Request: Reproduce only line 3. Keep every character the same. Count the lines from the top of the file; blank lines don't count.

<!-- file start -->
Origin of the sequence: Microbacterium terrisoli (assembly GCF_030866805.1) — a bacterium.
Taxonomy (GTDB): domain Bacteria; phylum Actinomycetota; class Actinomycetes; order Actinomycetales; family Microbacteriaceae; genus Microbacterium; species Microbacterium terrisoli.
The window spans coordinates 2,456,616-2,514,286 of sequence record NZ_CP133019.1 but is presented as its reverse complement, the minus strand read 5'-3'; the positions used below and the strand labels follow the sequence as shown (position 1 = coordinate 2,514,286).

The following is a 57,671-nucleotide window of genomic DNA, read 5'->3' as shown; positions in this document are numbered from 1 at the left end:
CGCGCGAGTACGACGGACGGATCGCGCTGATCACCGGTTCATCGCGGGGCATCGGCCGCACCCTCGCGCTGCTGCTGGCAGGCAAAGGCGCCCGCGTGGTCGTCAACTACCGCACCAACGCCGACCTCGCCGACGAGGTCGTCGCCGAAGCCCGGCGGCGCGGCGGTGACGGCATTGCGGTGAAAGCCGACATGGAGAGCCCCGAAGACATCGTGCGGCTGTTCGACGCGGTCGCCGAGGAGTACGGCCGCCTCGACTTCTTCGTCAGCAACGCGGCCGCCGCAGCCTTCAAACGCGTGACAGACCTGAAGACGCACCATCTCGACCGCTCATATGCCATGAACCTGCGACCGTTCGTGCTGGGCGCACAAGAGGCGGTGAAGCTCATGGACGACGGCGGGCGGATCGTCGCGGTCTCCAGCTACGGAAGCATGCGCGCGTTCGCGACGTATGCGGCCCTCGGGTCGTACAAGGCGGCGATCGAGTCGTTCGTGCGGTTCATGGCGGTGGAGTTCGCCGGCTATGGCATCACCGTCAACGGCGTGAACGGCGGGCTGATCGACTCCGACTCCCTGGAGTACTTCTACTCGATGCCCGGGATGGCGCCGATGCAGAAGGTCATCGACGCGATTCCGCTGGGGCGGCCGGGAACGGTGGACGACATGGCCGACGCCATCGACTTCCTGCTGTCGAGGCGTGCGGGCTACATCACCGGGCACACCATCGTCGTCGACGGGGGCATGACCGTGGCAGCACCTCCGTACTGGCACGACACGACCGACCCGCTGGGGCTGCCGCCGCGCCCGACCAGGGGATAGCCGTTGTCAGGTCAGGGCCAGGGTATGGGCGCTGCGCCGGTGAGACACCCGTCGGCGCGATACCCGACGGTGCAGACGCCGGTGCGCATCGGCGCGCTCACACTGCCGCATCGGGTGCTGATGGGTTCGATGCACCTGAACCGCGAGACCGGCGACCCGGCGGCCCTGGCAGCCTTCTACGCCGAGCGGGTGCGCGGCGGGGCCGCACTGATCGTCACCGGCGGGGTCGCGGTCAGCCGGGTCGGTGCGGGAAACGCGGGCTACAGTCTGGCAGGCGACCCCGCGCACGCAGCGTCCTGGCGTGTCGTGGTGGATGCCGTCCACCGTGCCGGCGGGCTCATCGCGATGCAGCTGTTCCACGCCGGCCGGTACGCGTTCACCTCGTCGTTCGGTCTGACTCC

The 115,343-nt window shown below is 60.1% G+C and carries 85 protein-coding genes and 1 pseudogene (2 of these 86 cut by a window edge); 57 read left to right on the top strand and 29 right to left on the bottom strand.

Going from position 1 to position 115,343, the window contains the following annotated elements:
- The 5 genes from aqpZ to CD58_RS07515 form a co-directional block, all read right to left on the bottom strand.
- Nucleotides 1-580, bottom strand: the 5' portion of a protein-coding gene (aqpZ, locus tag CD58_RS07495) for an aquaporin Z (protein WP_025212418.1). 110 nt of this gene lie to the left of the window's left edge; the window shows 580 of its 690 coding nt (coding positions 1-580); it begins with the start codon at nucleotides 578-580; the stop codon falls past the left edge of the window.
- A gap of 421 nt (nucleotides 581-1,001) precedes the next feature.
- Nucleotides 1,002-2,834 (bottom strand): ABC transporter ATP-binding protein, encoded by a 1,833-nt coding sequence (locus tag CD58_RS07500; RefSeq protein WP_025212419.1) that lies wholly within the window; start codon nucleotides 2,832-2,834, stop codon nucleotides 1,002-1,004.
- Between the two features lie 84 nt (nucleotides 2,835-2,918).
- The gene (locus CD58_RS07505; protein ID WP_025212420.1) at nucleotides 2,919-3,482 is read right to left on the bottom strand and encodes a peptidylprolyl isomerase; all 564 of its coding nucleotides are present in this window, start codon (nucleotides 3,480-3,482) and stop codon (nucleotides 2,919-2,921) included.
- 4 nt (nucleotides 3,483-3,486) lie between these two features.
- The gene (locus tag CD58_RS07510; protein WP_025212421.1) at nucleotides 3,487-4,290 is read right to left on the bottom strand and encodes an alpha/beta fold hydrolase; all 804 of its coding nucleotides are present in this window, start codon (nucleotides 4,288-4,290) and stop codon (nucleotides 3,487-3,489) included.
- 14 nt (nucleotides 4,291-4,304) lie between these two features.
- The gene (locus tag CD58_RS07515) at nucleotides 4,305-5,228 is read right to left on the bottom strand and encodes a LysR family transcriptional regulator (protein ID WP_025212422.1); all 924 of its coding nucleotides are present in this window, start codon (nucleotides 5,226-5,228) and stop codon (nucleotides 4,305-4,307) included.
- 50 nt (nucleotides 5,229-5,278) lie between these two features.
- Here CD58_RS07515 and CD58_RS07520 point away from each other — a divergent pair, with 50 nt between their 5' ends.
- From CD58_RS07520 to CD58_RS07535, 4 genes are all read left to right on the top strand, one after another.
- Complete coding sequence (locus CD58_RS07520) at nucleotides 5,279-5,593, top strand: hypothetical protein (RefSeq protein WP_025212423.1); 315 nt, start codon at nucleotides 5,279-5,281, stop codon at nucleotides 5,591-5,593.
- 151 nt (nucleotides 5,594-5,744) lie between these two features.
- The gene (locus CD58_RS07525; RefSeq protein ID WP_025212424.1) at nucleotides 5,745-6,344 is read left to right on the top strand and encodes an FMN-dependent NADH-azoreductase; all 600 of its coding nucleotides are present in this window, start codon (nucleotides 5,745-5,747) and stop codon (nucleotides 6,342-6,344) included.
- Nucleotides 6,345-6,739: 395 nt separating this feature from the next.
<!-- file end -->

The window spans coordinates 2,456,616-2,514,286 of sequence record NZ_CP133019.1 but is presented as its reverse complement, the minus strand read 5'-3'; the positions used below and the strand labels follow the sequence as shown (position 1 = coordinate 2,514,286).